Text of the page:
'The entire point is to take precautions against the as-yet unknown'
An arbitrator has upheld the suspension and dismissal of an Ontario gold mine worker who tested positive for cannabis use following a serious workplace incident and a return-to-work test.
The case was a “classic face-off” between the health-and-safety obligations of a safety-sensitive employer and the personal rights of an employee to engage in off-duty conduct such as recreational cannabis use, according to Lorenzo Lisi, leader of the workplace law group at Aird & Berlis in Toronto.
“It highlights the importance of everybody showing up for work without being impaired, because that could affect other employees and the general public,” says Lisi.
The worker was employed with Newmont-Goldcorp Canada (NGC) at its gold mine near Timmins, Ont., since 2007.
NGC had a drug and alcohol policy that prohibited anyone from using drugs and alcohol or reporting for work under the influence of drugs or alcohol.
Testing required after serious incident
The policy required testing after a “serious or high potential incident,” unless there was immediate evidence that other factors unrelated to the acts of employees were the sole cause. Such incidents were defined as causing a fatality, serious injury, a harmful environmental incident, or serious loss or damage to property, equipment, or vehicles. Testing could also be required if a preliminary investigation pointed to alcohol or drug use as a possible factor.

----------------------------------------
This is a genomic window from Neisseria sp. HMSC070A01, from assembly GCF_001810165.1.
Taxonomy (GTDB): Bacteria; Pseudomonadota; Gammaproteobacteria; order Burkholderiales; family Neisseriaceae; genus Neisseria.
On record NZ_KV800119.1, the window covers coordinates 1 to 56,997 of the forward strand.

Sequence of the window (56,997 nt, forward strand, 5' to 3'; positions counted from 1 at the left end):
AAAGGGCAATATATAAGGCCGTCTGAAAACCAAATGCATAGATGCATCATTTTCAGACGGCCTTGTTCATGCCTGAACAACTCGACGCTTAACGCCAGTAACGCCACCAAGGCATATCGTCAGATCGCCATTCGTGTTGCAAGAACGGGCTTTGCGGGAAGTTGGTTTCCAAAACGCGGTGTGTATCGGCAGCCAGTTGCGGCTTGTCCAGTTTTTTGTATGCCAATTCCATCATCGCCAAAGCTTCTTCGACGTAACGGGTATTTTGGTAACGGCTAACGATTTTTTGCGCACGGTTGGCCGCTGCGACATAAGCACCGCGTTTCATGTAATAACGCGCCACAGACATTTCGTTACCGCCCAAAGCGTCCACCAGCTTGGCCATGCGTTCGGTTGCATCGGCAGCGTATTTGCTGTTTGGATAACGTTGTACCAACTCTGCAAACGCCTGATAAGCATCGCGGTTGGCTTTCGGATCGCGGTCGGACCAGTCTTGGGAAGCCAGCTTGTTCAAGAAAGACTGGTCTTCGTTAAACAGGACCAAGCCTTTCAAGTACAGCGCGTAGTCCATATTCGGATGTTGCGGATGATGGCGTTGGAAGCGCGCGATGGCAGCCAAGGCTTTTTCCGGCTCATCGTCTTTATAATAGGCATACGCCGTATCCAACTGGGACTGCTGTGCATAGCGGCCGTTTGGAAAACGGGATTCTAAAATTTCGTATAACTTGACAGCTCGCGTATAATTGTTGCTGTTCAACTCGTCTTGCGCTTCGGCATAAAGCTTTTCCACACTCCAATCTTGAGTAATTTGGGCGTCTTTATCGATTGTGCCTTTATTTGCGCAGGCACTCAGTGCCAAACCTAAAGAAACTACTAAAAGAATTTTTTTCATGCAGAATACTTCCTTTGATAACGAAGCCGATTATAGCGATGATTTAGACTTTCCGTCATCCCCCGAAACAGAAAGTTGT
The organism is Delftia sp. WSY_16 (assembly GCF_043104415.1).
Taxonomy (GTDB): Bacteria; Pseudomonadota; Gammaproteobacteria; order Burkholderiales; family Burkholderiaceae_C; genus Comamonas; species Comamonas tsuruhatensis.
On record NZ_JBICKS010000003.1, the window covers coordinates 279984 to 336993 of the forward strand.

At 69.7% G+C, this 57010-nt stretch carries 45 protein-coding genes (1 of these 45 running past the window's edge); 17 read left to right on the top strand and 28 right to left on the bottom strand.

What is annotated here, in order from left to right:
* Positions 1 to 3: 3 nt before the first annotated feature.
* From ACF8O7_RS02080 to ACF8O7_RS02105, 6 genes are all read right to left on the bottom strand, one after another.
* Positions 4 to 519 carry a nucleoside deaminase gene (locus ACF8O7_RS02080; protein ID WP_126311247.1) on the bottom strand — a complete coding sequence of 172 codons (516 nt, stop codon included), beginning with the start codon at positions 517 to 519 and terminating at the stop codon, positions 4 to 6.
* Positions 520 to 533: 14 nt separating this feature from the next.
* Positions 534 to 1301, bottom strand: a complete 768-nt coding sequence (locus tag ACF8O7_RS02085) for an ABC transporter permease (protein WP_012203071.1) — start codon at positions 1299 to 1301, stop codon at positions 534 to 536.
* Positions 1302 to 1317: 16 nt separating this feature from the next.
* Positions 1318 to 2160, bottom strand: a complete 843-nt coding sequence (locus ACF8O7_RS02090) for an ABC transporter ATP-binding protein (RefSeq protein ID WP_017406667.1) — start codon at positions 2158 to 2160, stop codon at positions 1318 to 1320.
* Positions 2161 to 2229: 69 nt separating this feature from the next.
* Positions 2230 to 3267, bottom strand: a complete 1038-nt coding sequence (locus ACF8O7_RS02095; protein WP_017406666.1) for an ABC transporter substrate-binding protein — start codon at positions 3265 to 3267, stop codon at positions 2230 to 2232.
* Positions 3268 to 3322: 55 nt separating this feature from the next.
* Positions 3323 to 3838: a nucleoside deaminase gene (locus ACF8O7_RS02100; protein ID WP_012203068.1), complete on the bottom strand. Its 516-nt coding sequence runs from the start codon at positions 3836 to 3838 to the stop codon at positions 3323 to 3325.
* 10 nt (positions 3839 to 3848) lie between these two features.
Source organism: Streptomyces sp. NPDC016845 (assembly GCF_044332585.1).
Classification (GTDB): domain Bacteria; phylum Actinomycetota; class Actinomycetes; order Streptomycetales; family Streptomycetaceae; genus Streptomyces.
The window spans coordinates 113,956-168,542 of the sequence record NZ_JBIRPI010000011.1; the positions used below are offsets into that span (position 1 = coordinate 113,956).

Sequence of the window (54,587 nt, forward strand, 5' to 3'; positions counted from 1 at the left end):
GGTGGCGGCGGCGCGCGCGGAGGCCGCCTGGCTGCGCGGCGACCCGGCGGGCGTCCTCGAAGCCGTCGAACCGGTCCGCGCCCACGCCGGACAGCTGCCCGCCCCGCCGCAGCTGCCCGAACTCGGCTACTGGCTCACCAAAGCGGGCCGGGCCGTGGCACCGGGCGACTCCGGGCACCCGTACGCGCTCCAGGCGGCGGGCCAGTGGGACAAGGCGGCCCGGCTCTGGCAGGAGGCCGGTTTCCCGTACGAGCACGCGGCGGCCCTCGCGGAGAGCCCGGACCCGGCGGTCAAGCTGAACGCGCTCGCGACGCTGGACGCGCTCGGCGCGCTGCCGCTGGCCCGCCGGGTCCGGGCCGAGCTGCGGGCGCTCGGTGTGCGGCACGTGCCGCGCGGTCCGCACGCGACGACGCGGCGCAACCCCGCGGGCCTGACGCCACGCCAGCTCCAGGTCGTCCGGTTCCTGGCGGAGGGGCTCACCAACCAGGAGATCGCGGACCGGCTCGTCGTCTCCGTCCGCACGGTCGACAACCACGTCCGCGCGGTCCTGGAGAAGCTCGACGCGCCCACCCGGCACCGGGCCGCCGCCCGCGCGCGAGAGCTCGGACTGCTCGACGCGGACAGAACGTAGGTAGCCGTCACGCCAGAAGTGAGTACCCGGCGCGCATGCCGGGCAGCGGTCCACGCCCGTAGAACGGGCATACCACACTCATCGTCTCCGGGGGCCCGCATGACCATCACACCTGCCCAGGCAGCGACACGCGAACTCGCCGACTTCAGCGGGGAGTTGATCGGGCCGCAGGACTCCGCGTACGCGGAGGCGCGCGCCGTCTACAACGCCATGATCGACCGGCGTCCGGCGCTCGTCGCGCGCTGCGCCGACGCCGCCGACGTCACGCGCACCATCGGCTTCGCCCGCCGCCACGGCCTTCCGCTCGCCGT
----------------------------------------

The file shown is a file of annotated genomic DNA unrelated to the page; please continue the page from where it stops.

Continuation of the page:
The policy stipulated that employees who tested positive and were allowed to continue their employment would have to pass another test before returning to work and be subject to unannounced random testing.
On Sept. 27, 2021, the worker was driving an articulated lubetruck at the mine when hot coffee spilled on his leg. The worker reacted and the lubetruck struck a berm, damaging the rear end of the truck. Afterwards, supervisors observed that the worker’s speech was rapid, he was hyperactive and crying, and he was shaking. NGC required the worker to undergo a post-incident drug and alcohol test and he tested positive for THC, the intoxicating metabolite in cannabis.
The worker acknowledged that he had consumed cannabis about 12 hours before his shift. He was suspended for 40 hours for violating the drug and alcohol policy. NGC also required him to enter into a last-chance agreement (LCA) under which he had to take a return-to-work test and submit to random testing for one year. The LCA also stated that an arbitrator would be restricted to determining only if the agreement was violated and, if so, they would not have jurisdiction to substitute a lesser penalty.
The union grieved the policy and the fact that the worker had to submit to post-incident testing. It argued that the policy didn’t adequately balance the company’s interests with interfering with the employee’s privacy and recreational consumption of marijuana.
The union also claimed that it wasn’t a serious incident that caused much damage, but NGC pointed out that repairing the lubetruck cost $60,000.